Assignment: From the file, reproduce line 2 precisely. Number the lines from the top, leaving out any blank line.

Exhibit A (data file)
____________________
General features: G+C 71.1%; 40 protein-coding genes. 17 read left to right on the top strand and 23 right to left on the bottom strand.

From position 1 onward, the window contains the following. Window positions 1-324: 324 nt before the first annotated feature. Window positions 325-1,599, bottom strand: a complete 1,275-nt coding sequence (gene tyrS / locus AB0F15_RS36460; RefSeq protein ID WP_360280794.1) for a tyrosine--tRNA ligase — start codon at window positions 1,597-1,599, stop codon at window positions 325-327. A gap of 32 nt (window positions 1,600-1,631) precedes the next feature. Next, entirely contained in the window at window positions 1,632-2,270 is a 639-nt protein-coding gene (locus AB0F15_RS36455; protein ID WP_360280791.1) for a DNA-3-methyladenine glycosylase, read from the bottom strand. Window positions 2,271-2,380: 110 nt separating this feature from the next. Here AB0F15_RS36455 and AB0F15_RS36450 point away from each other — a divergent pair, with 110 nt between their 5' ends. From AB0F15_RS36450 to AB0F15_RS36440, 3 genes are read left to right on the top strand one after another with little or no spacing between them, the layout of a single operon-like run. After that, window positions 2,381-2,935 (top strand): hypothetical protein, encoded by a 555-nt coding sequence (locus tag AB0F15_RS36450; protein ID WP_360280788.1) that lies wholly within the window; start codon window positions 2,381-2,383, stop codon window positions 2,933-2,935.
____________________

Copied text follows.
From position 1 onward, the window contains the following. Window positions 1-324: 324 nt before the first annotated feature. Window positions 325-1,599, bottom strand: a complete 1,275-nt coding sequence (gene tyrS / locus AB0F15_RS36460; RefSeq protein ID WP_360280794.1) for a tyrosine--tRNA ligase — start codon at window positions 1,597-1,599, stop codon at window positions 325-327. A gap of 32 nt (window positions 1,600-1,631) precedes the next feature. Next, entirely contained in the window at window positions 1,632-2,270 is a 639-nt protein-coding gene (locus AB0F15_RS36455; protein ID WP_360280791.1) for a DNA-3-methyladenine glycosylase, read from the bottom strand. Window positions 2,271-2,380: 110 nt separating this feature from the next. Here AB0F15_RS36455 and AB0F15_RS36450 point away from each other — a divergent pair, with 110 nt between their 5' ends. From AB0F15_RS36450 to AB0F15_RS36440, 3 genes are read left to right on the top strand one after another with little or no spacing between them, the layout of a single operon-like run. After that, window positions 2,381-2,935 (top strand): hypothetical protein, encoded by a 555-nt coding sequence (locus tag AB0F15_RS36450; protein ID WP_360280788.1) that lies wholly within the window; start codon window positions 2,381-2,383, stop codon window positions 2,933-2,935.